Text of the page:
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The History and Evolution of Purses and Handbags

Even though the handbag is the essential element of every woman's wardrobe, because of its fashionable and functional design it is one of the most common accessories for both women and men - and have been for as long as mankind can remember.


The bag has been historically referred to pouches used for carrying seeds, religious items and medicine for centuries. When men and women traveled even on short trips, they needed something to carry their belongings with them. Not until the 15th century, does more modern day artifacts exist that shows the utilitarian and decorative aspects of the pouches. Back then the purses (typically embroidered with illustrations of a love stories) were traditional gift from grooms to their brides.


During the 16th and 17th century, skirts expanded to enormous proportions. Rather than the pouches that were easily lost in the large amounts of fabric, women started to wear their pouches under their skirts, and men began to wear bagges (pockets made of leather), usually filled with lavender, herbs or sweet smelling material.


After the French Revolution, the women’s full skirts became less popular and more slender dresses emerged, leaving no room beneath for pockets. Purses became popular again, this time in a form of embroidered, often silk drawstring bags called reticules.

Developments in science and industry during the the Industrial Revolution brought a variety of fabrics and changed bag styles from the classic drawstring to a popular flat style. The bags during this era were marked with the date and their own initials and were often heavily decorated with beading and needlework. There were smaller versions as well, and they’ve been used as coin purses which including a metal fastener.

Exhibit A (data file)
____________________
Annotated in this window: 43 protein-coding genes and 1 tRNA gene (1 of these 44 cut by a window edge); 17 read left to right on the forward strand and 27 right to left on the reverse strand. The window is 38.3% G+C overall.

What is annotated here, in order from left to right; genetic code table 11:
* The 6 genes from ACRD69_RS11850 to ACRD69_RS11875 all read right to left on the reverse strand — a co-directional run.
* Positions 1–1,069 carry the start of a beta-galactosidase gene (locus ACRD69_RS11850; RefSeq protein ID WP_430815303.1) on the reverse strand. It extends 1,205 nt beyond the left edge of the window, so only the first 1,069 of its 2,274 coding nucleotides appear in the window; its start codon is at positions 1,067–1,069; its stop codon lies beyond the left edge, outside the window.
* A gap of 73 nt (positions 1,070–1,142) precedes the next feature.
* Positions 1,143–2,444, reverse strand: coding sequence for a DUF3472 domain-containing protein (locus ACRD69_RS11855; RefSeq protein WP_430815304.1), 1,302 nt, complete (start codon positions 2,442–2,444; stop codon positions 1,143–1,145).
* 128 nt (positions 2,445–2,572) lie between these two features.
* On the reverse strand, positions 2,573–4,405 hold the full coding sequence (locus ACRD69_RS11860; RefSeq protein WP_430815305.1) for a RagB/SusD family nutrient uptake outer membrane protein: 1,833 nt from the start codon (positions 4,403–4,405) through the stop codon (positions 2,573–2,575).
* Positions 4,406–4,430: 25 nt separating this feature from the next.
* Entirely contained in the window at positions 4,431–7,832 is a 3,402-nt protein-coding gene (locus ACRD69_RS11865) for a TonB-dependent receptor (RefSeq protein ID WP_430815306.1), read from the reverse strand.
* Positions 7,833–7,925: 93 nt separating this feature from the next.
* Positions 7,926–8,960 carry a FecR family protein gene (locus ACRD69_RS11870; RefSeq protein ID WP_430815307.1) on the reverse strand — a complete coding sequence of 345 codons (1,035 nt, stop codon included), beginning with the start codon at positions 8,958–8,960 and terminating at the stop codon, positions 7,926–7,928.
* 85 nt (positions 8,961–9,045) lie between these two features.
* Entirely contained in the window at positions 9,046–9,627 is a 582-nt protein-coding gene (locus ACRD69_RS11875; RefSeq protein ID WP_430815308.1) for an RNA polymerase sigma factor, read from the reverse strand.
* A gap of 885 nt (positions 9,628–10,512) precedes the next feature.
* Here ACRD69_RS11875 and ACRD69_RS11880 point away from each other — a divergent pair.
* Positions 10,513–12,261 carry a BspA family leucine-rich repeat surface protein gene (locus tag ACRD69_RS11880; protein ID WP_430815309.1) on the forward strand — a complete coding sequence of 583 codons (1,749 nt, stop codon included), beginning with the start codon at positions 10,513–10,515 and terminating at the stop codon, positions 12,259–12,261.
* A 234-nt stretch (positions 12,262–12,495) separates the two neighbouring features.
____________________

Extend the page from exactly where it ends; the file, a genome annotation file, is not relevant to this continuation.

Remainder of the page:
By the early 20th century handbags became much more than just hand-held luggage. Working women who now started to be gone from home for longer periods of time could choose from different models including larger handbags and purses.


The Art Deco period brought new industrial materials, such as plastic and zippers, which reflected the handbags that were created back then. By the 30s, most of the bags that we use today had been invented, including the classic handbag with handles and a clasp frame, the satchel, the clutch and the shoulder bag.


The World War II made changes to the smooth contours of the previous decade and introduced larger and more practical military style bags. During the post war economic boom major designers such as Hermes, Chanel, Louis Vuitton and Dior emerged to transform the classic handbag into a cult status.


Nowadays, compared to the past centuries when a certain design could remain unchanged for many decades, the handbags have developed into a fashion accessory that is changing with every season and is worn by both women and men.

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